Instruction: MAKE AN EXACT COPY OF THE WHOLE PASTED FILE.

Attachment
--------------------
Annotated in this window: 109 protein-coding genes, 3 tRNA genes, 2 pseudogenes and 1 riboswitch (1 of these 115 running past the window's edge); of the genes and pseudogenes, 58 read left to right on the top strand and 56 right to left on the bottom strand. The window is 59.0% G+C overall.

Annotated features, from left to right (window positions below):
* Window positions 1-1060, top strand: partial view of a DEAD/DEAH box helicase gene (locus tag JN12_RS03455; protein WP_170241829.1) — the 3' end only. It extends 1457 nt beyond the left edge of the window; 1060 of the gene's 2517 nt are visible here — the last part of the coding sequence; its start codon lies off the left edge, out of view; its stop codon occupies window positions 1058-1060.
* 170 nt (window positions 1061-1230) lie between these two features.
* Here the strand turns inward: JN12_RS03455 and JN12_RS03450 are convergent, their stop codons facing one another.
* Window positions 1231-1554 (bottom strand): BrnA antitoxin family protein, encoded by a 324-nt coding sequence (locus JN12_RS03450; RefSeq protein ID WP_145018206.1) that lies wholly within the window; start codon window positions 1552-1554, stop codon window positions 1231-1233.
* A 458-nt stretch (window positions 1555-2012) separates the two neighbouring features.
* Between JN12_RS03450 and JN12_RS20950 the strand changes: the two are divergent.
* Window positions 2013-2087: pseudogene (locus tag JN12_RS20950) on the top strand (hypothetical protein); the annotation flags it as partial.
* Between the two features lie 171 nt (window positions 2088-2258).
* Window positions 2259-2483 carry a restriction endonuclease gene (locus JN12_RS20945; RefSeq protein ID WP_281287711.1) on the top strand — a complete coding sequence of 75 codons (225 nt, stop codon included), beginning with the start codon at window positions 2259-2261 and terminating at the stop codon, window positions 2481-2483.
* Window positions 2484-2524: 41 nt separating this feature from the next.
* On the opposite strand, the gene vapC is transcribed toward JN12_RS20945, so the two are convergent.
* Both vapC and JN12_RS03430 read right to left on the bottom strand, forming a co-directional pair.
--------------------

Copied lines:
Annotated in this window: 109 protein-coding genes, 3 tRNA genes, 2 pseudogenes and 1 riboswitch (1 of these 115 running past the window's edge); of the genes and pseudogenes, 58 read left to right on the top strand and 56 right to left on the bottom strand. The window is 59.0% G+C overall.

Annotated features, from left to right (window positions below):
* Window positions 1-1060, top strand: partial view of a DEAD/DEAH box helicase gene (locus tag JN12_RS03455; protein WP_170241829.1) — the 3' end only. It extends 1457 nt beyond the left edge of the window; 1060 of the gene's 2517 nt are visible here — the last part of the coding sequence; its start codon lies off the left edge, out of view; its stop codon occupies window positions 1058-1060.
* 170 nt (window positions 1061-1230) lie between these two features.
* Here the strand turns inward: JN12_RS03455 and JN12_RS03450 are convergent, their stop codons facing one another.
* Window positions 1231-1554 (bottom strand): BrnA antitoxin family protein, encoded by a 324-nt coding sequence (locus JN12_RS03450; RefSeq protein ID WP_145018206.1) that lies wholly within the window; start codon window positions 1552-1554, stop codon window positions 1231-1233.
* A 458-nt stretch (window positions 1555-2012) separates the two neighbouring features.
* Between JN12_RS03450 and JN12_RS20950 the strand changes: the two are divergent.
* Window positions 2013-2087: pseudogene (locus tag JN12_RS20950) on the top strand (hypothetical protein); the annotation flags it as partial.
* Between the two features lie 171 nt (window positions 2088-2258).
* Window positions 2259-2483 carry a restriction endonuclease gene (locus JN12_RS20945; RefSeq protein ID WP_281287711.1) on the top strand — a complete coding sequence of 75 codons (225 nt, stop codon included), beginning with the start codon at window positions 2259-2261 and terminating at the stop codon, window positions 2481-2483.
* Window positions 2484-2524: 41 nt separating this feature from the next.
* On the opposite strand, the gene vapC is transcribed toward JN12_RS20945, so the two are convergent.
* Both vapC and JN12_RS03430 read right to left on the bottom strand, forming a co-directional pair.